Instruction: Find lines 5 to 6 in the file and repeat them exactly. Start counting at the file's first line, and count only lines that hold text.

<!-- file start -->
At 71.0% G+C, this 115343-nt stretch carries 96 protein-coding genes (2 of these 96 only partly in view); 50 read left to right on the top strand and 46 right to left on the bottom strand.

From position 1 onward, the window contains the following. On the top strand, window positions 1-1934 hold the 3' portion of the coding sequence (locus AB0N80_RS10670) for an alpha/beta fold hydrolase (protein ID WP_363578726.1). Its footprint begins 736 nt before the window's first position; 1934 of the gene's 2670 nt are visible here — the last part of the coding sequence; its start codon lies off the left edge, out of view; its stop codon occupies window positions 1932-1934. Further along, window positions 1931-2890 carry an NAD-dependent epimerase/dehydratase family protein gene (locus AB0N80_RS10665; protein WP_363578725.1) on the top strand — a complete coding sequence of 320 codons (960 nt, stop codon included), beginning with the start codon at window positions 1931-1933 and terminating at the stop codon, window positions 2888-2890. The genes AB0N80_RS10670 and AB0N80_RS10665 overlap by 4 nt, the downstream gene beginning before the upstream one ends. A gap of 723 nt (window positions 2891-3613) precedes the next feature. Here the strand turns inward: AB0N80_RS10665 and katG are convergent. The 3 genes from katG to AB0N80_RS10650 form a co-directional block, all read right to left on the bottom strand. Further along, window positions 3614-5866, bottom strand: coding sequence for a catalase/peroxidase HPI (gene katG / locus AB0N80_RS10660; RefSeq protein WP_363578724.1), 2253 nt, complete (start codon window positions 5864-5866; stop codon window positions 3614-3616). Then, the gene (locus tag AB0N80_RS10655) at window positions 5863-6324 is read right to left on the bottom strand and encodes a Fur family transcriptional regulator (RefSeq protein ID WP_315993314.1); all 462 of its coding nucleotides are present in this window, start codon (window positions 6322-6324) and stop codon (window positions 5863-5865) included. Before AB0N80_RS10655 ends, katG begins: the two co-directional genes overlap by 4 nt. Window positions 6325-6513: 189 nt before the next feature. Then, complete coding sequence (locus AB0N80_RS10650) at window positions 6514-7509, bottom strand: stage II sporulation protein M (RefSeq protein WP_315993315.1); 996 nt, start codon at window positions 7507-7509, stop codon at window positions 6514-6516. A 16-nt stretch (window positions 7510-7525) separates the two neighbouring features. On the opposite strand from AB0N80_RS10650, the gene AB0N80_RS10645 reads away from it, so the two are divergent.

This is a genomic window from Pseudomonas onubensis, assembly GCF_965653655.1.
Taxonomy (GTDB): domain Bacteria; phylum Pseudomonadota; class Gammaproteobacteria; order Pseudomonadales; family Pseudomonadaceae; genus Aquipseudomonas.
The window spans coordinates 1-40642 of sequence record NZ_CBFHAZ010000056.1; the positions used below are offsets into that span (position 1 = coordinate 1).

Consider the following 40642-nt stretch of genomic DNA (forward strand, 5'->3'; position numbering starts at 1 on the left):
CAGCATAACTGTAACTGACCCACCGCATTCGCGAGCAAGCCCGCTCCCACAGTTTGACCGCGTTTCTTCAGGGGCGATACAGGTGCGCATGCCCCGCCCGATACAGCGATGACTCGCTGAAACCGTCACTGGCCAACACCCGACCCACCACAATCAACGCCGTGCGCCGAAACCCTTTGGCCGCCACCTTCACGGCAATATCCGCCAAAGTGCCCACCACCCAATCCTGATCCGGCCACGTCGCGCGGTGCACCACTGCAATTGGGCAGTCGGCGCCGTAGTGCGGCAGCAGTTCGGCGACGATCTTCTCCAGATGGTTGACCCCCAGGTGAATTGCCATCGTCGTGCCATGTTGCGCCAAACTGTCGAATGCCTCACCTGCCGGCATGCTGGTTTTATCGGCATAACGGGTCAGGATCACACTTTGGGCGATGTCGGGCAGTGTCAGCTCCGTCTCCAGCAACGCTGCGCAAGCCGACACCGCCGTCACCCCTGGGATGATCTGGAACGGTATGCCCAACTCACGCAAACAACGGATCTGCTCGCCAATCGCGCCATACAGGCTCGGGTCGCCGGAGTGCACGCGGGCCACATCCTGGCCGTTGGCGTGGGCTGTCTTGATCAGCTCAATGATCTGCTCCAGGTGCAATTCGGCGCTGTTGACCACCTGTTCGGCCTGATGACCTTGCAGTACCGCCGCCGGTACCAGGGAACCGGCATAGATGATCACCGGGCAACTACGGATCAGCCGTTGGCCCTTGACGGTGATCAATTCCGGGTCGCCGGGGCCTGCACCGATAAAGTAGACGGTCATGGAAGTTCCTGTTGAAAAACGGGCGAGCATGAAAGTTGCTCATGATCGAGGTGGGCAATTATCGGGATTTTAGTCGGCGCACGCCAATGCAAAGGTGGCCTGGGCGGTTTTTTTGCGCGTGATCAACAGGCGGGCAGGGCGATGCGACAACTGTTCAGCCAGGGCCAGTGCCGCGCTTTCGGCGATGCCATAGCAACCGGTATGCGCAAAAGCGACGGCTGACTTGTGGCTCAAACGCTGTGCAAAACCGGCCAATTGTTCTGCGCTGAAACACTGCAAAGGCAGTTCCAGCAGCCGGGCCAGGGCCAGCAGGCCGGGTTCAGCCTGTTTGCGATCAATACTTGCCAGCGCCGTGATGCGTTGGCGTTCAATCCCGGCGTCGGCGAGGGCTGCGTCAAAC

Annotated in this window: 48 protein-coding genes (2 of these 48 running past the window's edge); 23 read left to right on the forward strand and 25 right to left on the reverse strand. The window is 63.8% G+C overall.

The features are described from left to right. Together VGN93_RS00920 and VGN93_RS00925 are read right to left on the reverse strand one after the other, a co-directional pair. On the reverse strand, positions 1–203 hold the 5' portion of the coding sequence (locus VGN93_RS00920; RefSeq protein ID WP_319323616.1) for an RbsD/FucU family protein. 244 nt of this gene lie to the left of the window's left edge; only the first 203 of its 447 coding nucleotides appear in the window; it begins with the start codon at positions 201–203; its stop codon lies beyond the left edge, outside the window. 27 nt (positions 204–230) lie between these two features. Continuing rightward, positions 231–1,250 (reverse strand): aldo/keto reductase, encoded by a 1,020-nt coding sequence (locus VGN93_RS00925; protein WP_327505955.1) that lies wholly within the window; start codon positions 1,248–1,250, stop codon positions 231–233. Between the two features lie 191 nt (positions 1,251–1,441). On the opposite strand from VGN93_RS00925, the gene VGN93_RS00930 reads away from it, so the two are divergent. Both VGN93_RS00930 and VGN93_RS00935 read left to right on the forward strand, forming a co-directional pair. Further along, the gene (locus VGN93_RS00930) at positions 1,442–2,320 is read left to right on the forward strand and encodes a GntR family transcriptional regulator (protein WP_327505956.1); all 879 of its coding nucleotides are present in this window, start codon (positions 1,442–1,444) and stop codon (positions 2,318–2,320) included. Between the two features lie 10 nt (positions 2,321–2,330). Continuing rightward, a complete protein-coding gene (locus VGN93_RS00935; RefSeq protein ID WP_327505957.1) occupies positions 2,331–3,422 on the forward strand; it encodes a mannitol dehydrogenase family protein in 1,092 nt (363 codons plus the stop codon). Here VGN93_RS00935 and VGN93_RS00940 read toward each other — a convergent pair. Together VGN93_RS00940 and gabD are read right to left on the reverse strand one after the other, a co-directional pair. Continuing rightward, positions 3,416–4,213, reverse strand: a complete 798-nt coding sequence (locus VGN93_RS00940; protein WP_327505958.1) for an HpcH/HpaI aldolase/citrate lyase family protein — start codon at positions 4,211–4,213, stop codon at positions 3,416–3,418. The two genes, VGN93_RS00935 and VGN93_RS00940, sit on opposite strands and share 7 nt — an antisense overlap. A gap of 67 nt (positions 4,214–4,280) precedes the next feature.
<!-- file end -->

The window spans coordinates 1-40642 of sequence record NZ_CBFHAZ010000056.1; the positions used below are offsets into that span (position 1 = coordinate 1).

Consider the following 40642-nt stretch of genomic DNA (forward strand, 5'->3'; position numbering starts at 1 on the left):